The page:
Unless you’ve been living under a rock, it’s apparent that the future of the US economy is at best uncertain and at worst in big trouble. I’ve practiced through 4 economic recessions and no two are the same.
None of us knows exactly what’s going to happen, but with unemployment and inflationary concerns looming, there are steps that every orthodontist can take to protect themselves and their practices.
1. Preserve Cash
This one is a no-brainer. Obviously, in an uncertain economy, it’s essential that you and your business have enough solvency to ride out any potential storm. How do you do this?
Start by analyzing expenses and be smart. As one of my early mentors used to tell me: “There are only 100 pennies in every dollar and if you spend an extra one, that’s one less to take home later.”
Look at your P&L (you are running a P&L, right?) and see where you can trim the fat, but don’t take away budgeted items that might make money for you or help you grow like certain technologies, patient communication software, marketing, CE, etc., and DO NOT just cut staff because you’re worried. A negative mindset begets a negative outcome.
Also make sure that you take 10% of every deposit and put it into a solvency account. Make sure that it’s tucked away and know that you’ll do fine without that 10%. But, after 6 months you could have $50,000, $100,000 or more saved for a “rainy day”.
2. Keep Meticulous Employee Records
There’s a reasonable chance that if the economy turns south, you may need to let people go, or, with the unemployment rate higher, you might decide to finally dismiss that one underperforming team member and upgrade. Having meticulous records of conversations, reviews and disciplinary action will protect you from a wrongful termination suit or harassment in the event that you let the wrong (or right) person go.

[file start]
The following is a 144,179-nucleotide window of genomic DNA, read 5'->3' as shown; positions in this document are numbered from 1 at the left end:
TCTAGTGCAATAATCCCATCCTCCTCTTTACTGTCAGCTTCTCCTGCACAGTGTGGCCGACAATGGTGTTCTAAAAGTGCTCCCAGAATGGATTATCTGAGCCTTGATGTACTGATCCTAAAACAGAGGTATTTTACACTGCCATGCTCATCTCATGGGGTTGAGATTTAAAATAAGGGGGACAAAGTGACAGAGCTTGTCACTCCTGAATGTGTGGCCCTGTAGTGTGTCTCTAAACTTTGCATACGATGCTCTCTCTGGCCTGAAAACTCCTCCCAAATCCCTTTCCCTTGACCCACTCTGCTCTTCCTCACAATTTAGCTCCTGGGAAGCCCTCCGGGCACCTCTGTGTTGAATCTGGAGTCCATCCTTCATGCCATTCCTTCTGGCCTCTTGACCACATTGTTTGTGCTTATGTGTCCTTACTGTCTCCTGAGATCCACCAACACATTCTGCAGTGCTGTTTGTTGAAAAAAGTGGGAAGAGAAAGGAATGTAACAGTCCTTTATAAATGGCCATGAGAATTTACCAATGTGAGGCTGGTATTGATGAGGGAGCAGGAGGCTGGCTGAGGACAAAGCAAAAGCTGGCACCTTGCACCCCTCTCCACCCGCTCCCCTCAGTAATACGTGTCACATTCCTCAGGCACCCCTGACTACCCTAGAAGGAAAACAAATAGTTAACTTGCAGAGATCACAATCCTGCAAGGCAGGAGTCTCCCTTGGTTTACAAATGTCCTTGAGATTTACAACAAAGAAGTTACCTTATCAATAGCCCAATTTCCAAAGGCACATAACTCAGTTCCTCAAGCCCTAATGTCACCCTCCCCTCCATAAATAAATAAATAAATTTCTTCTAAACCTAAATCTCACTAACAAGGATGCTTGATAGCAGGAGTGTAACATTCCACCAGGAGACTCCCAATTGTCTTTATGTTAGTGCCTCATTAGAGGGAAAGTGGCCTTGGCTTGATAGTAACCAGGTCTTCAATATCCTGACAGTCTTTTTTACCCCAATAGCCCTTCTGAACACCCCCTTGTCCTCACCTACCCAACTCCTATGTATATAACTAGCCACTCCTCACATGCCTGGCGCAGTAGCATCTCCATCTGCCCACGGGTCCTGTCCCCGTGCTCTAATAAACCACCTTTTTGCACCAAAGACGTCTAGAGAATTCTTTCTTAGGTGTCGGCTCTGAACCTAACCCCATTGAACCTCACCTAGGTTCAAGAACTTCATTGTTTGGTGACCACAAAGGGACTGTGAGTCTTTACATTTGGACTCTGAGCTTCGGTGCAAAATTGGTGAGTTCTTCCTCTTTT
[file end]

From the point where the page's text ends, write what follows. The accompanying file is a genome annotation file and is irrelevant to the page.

Stay in touch with your HR company to learn more about how you can properly document and store any employee related data to protect yourself and your practice.
3. Work On Your Internal Referral Program
With an uncertain future, the least expensive and most valuable referral program is that which is word of mouth.
Train your team to use those positive moments in your practice to kindly ask for referrals and develop a strong culture of growth where everyone-from the check in person to the TC-is comformable asking for referrals and reviews.
4. Learn Your Practice Stats
What’s your production/hr? How many appointments does your average case take? How many patients is each assistant seeing every day? Where are your emergency appointments coming from and how can they be prevented? How many patients are over their estimated treatment time?
The more you know about your practice, the more you will be able to make smart decisions about your future. Guessing what you’re doing is like flying a plane through the clouds without radar; it’s doomed for failure.
As I’ve always said, the more you work on your practice, the more you will get out of it. If you treat your business like a hobby or a “side hustle” you’ll get what you put in.
The economy is uncertain and you can’t control what happens, but you can try your best to control those factors over which you have influence. Take your time, follow a stepwise approach and learn from those around you.
Wishing you the best,